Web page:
Rondo said he feels much better, and only expects to wear a protective wrist guard for a few more games because it bothers him mentally. One thing that didn’t bother Rondo Friday night was dealing with the black eye he had after taking a nasty blow in the first half from Iman Shumpert.

“I don’t think [the black eye] affected me,” he said.  “It wasn’t the cause of a couple of my turnovers. It was just the timing and me trying to get back throwing regular passes.”

It certainly wasn’t a stellar performance for Rondo. He was 1-of-4 from the field, missed three of his four free throw attempts and had five turnovers. But his mere presence back in the lineup gave Boston greater offensive flexibility.

“It’s a different play-set when he’s out there, because he knows our entire playbook,” said Paul Pierce Friday night after the victory. “There are a set of plays we run when Rondo’s not in, but when he’s out there we expand our playbook a little more. So we ran plays that we haven’t ran in eight or nine games.”

Time and repetition, along with applying ice to his injured wrist, is the recipe needed for Rondo to get his game back to its desired level. Until then, however, Boston’s floor general is just happy to be back on the court.

“It felt great,” he said. “It’s a different flow. After no practice or anything for two weeks, and to get back out there in the game, you never know until you’re in the game. You can run and do cardio all you want, but you when you get on that floor and do pick and rolls, and hit the floor and get up doing transition back and forth, it’s a different type of game.”

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JaJuan Johnson makes the most of his opportunity 02.02.12 at 1:33 am ET
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After the Celtics‘ 100-64 thrashing of the Raptors Wednesday night, Mickael Pietrus directed the media to JaJuan Johnson‘s locker. “He’s ready for you guys,” Pietrus said. The reticent Johnson nervously laughed.

“This is only one game,” said Johnson. “It’s definitely good for me personally to have a game like this. I definitely want to be a contributor to this team.”

Johnson had been used only sparingly this season, seeing a grand total of 28 minutes going into Wednesday night’s game. In those brief stints Johnson has shown flashes of why the Celtics took him in the first round of the draft. However, the most amount of time he had logged in a game was just over 5 1/2 minutes.

“Like I told someone earlier, you just have to see the bigger picture,” Johnson said. “I understand my time will come. You have to be ready at all times, and that’s what I try to do.”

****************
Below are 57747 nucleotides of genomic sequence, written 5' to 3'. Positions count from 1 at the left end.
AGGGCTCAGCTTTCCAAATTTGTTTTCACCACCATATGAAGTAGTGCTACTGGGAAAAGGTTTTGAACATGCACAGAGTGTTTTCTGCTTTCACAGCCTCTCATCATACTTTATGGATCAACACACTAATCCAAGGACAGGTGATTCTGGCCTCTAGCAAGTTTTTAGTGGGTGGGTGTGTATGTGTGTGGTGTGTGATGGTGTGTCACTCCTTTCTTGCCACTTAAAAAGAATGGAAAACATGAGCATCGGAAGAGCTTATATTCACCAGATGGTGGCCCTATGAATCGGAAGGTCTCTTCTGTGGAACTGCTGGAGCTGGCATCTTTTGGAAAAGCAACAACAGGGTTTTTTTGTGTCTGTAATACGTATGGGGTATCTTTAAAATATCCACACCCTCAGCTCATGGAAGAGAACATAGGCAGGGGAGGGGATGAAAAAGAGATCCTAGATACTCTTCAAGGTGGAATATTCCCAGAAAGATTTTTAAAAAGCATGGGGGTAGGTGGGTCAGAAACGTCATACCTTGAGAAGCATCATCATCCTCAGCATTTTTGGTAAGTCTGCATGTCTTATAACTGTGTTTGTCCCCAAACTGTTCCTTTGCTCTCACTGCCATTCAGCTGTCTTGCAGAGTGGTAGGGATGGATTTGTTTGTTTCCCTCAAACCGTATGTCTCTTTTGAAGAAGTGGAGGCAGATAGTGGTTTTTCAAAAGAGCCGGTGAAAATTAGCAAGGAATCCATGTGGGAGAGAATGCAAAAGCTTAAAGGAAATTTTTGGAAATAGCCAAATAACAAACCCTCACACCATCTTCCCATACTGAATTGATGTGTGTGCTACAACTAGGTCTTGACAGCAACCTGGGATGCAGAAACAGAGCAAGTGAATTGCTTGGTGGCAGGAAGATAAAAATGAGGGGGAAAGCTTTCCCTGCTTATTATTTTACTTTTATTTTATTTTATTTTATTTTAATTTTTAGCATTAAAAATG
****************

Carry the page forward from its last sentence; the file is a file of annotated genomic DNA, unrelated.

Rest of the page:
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Read More: Avery Bradley, Boston Celtics, Doc Rivers, JaJuan Johnson
Kyrie Irving dominates the fourth quarter 01.30.12 at 10:48 am ET
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Down by one, on the road in front of a raucous crowd, and there was time for one last possession. In Cavaliers head coach Byron Scott’s mind, he knew exactly who to give the ball too — his rookie point guard, Kyrie Irving.

“We put the ball in the last play of the game, and told him to go with about seven seconds,” Scott said. “I didn’t want him to go quick, I wanted to go for the win. And he was able to get to the basket.”

What happened next was a revelation. Irving announced to the rest league that he was a star, and did what star players in the NBA do, finish when it matters most. The goal was simple: get to the basket or force a defender to leave a teammate open, and Irving didn’t hesitate.

“I knew I wasn’t going to settle for a jump shot, that’s for sure,” Irving said. “I just wanted to go in and get the best look possible. Whether it be finding a teammate for a three or open lay up. Once I saw an opening, I took advantage of it and made the shot.”

Irving missed a similar shot against the Pacers earlier this season, but perhaps more importantly, even at the young age of 19, Irving wanted the opportunity.

“I told him to run a high pick and roll and just see what you can get,” said Scott. “He had the look in his eyes like he wanted it anyway. At that particular time, I wasn’t thinking about his age. I was just thinking about how pretty damn good he is with the ball in his hands.”

The standout rookie’s diving layup, with just over six seconds left in the game, gave Cleveland a 88-87 victory Sunday night in Boston, snapping the Celtics four-game winning in the process. With his father, Drederick — a Boston University Hall of Famer — sitting courtside the first overall pick in last year’s draft said his first game winning basket was a special moment.

The play was representative of the entire fourth quarter. The Celtics had issues with Irving and his two-man game off high-screens with Anderson Varejao all night.

“Defensively I thought we were solid throughout the game,” said Ray Allen. “But in that fourth quarter on the ball in pick and rolls we reverted where we didn’t take the ball out of Kyrie’€™s hands at least make him see more pressure and make him play under duress. He got to his spots and made the plays he needed to make for his team and I don’€™t think at any time we recognized that.”